Maine coun­try inn go­ing to the win­ner of an es­say con­test

The China Post - - ARTS -

A woman who ran a Maine coun­try inn for more than two decades can re­tire now that she’s found a new owner through an es­say con­test.

Jan­ice Sage from the Cen­ter Lovell Inn & Restau­rant an­nounced Satur­day that a win­ner had been picked from among hun­dreds of 200-word es­says on the sub­ject: “Why I would like to own and op­er­ate a coun­try inn.” She said she’d be re­veal­ing the win­ner’s name in about a week.

Sage, 68, took own­er­ship of the inn the same way — by win­ning an es­say con­test 22 years ago.

The 210-year-old inn with seven guest rooms, two dining rooms, a barn and a wrap-around porch over­look­ing the White Moun­tains will be trans­ferred to the new owner within 30 days, ac­cord­ing to rules of the con­test.

Sage said she’ll miss the inn, but not the 17-hour work­days. She be­came owner through an es­say con­test in 1993, when her en­try was among 5,000 re­sponses Bill and Susie Mosca re­ceived from peo­ple around the world. Par­tic­i­pants coughed up US$100 apiece for the op­por­tu­nity to own the coun­try inn.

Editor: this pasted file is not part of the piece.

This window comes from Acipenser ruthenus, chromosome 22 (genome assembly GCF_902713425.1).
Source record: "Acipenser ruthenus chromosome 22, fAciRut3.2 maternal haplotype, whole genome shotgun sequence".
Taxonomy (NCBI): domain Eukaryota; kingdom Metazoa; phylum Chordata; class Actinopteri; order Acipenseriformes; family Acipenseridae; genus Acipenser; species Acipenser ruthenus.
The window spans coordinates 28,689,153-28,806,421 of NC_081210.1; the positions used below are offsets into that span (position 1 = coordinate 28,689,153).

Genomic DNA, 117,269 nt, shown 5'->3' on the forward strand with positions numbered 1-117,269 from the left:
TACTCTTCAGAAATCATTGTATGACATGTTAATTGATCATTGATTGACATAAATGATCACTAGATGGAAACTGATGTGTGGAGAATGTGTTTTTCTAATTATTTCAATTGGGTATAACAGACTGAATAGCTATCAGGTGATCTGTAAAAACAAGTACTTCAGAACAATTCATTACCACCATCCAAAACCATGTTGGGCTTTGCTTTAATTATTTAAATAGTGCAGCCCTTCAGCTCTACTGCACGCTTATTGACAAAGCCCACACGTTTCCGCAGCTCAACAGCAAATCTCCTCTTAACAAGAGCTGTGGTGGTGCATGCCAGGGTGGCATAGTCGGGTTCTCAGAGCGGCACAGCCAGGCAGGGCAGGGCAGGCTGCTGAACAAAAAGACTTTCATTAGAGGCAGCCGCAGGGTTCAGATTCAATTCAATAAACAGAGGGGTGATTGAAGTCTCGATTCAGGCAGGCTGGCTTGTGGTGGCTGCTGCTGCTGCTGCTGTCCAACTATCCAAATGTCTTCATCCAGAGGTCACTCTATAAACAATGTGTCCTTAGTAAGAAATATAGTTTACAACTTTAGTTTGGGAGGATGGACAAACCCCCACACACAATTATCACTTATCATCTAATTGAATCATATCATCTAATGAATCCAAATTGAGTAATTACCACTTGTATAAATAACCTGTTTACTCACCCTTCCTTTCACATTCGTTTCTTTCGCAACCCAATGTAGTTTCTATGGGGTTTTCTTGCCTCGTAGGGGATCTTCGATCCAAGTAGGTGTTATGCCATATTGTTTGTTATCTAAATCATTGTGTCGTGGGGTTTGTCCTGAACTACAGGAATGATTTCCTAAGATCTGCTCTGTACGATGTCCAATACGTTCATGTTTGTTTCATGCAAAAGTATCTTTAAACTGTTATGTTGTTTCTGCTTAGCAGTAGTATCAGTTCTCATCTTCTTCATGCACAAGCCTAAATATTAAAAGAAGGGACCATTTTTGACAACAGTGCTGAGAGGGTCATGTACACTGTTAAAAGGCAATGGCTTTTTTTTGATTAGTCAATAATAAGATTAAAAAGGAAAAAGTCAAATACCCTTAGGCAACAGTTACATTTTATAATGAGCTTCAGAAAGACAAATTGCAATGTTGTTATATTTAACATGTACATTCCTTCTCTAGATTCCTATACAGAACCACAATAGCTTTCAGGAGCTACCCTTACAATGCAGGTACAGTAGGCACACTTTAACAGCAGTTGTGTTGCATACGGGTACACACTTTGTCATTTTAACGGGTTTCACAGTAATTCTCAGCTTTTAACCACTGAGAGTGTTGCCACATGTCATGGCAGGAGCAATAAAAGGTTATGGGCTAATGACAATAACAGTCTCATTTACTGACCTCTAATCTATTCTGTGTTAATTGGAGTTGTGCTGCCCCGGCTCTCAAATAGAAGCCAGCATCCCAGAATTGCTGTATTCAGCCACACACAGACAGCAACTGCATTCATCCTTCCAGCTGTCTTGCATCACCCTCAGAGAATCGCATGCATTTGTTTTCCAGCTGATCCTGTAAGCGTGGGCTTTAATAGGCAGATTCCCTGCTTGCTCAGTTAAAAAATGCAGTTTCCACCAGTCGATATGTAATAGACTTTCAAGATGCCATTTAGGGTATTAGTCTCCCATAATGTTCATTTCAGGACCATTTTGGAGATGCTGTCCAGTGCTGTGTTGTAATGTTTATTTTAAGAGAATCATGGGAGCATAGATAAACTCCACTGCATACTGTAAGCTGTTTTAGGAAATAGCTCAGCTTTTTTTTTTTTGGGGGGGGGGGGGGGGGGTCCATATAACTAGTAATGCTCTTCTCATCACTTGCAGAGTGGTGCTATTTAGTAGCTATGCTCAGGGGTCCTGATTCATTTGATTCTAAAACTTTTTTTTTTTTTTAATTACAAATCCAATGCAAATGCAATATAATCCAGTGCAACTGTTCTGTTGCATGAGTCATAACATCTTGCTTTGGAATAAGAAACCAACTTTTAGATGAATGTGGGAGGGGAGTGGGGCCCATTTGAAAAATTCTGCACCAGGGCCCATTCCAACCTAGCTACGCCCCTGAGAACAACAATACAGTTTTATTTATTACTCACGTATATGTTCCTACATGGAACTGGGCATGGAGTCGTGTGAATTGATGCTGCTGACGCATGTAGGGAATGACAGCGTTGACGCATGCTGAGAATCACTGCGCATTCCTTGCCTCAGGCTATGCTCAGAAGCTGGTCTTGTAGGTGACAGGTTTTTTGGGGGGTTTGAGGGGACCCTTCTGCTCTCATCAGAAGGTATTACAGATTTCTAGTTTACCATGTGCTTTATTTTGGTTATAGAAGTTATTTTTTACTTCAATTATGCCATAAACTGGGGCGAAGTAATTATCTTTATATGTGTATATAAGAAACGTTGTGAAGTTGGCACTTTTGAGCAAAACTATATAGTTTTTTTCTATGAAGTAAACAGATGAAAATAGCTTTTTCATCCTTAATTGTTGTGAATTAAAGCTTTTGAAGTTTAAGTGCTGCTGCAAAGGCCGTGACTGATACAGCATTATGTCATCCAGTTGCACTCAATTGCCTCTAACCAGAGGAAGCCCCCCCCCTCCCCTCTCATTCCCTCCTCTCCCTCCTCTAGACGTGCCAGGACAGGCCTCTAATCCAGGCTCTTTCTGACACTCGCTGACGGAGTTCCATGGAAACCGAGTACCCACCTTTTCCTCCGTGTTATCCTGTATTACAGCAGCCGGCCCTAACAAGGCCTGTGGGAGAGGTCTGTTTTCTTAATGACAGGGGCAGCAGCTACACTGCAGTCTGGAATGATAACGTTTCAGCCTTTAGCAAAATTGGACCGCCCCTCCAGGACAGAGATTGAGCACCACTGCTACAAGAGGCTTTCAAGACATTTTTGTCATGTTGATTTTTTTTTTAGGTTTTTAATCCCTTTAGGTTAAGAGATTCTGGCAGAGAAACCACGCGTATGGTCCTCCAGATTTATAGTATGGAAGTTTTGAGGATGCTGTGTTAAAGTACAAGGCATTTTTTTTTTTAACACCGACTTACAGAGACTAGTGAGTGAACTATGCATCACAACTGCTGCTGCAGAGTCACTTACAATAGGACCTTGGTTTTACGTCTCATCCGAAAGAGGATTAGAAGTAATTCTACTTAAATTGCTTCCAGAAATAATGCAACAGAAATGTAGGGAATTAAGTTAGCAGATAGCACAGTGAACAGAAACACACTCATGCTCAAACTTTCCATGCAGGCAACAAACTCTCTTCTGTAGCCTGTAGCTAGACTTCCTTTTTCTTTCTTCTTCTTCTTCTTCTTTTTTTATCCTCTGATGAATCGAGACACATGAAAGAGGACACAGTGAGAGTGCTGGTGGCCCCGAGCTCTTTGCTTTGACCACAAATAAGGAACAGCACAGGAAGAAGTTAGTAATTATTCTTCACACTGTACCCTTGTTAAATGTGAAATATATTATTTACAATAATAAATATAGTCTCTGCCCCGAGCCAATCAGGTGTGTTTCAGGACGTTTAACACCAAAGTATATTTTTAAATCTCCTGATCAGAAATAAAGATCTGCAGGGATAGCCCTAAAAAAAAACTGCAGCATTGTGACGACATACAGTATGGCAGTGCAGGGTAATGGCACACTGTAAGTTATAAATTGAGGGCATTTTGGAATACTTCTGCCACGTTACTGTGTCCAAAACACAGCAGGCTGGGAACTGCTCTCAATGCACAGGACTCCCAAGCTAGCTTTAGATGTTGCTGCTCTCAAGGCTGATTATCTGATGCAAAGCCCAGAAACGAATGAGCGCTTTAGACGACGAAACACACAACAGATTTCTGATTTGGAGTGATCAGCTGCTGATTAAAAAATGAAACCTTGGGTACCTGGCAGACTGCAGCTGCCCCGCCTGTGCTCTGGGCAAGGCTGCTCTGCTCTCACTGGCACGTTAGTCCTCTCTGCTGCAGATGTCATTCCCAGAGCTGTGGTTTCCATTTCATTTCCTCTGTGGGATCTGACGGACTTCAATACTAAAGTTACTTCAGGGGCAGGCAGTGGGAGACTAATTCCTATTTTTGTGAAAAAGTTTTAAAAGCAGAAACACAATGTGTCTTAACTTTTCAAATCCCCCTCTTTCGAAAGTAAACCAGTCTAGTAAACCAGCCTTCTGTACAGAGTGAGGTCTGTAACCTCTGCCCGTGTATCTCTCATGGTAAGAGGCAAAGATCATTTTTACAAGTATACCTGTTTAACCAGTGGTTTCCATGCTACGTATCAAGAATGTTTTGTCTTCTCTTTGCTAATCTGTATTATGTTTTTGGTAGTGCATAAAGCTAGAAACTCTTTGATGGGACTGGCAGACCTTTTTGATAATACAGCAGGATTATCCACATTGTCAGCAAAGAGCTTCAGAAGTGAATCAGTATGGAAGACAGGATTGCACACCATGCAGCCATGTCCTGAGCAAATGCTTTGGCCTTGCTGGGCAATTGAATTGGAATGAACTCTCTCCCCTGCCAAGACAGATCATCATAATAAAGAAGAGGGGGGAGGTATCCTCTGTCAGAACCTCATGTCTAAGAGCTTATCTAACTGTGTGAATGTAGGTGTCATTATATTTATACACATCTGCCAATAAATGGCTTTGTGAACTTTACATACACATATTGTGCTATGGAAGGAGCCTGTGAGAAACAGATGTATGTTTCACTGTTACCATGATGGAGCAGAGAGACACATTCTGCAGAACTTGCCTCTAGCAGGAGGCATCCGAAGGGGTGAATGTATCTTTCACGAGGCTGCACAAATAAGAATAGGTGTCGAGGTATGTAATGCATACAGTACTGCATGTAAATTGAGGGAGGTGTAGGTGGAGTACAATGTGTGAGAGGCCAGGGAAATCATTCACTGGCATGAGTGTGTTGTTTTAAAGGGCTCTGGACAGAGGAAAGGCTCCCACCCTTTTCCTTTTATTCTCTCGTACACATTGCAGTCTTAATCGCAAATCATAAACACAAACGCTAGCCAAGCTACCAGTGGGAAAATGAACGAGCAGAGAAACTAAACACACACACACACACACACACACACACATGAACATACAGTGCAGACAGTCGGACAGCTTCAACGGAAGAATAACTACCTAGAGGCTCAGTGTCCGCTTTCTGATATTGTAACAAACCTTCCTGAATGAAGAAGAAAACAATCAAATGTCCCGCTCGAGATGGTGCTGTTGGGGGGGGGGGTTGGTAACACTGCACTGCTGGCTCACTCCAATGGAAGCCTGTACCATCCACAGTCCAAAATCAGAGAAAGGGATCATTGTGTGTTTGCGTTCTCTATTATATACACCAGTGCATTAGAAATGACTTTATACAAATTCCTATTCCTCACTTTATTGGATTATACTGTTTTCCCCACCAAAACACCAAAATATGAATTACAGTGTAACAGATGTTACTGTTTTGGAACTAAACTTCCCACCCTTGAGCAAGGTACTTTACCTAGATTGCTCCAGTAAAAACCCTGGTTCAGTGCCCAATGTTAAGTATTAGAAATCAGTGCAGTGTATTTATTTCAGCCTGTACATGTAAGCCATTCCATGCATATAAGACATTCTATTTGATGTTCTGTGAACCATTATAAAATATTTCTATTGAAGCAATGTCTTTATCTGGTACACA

Sage said she re­viewed all of the es­says in the lat­est con­test be­fore send­ing the top 20 to a pair of in­de­pen­dent judges.

She said pre­vi­ously that she ex­pected more than 7,500 en­tries, mean­ing she’d re­ceive more than US$900,000 at US$125 per en­try. She plans to use the money for her re­tire­ment.

Bill Mosca wrote a self-pub­lished book about his ex­pe­ri­ence, “Pass­ing Along Our Dream,” which de­scribes how he and his wife turned the di­lap­i­dated inn with bro­ken win­dows and a buck­led floor into some­thing spe­cial.

He fell in love with a photo in a mag­a­zine and moved to Maine to run the inn with his wife.

“When love strikes, there’s no sense in re­sist­ing it. You just have to fol­low your heart, don’t you?” he said.

He said he hopes the new owner finds the job to be as re­ward­ing as he and his wife did.

“It gave us a mean­ing and a pur­pose. We raised a fam­ily there,” he said. “It’s some­thing that’s in the core of most peo­ple. You want to have a mean­ing to your life. You want to know that you did some­thing, that you cared, that you loved. In re­turn, you get such a huge sat­is­fac­tion.”

Newspapers in English

Newspapers from Taiwan

© PressReader. All rights reserved.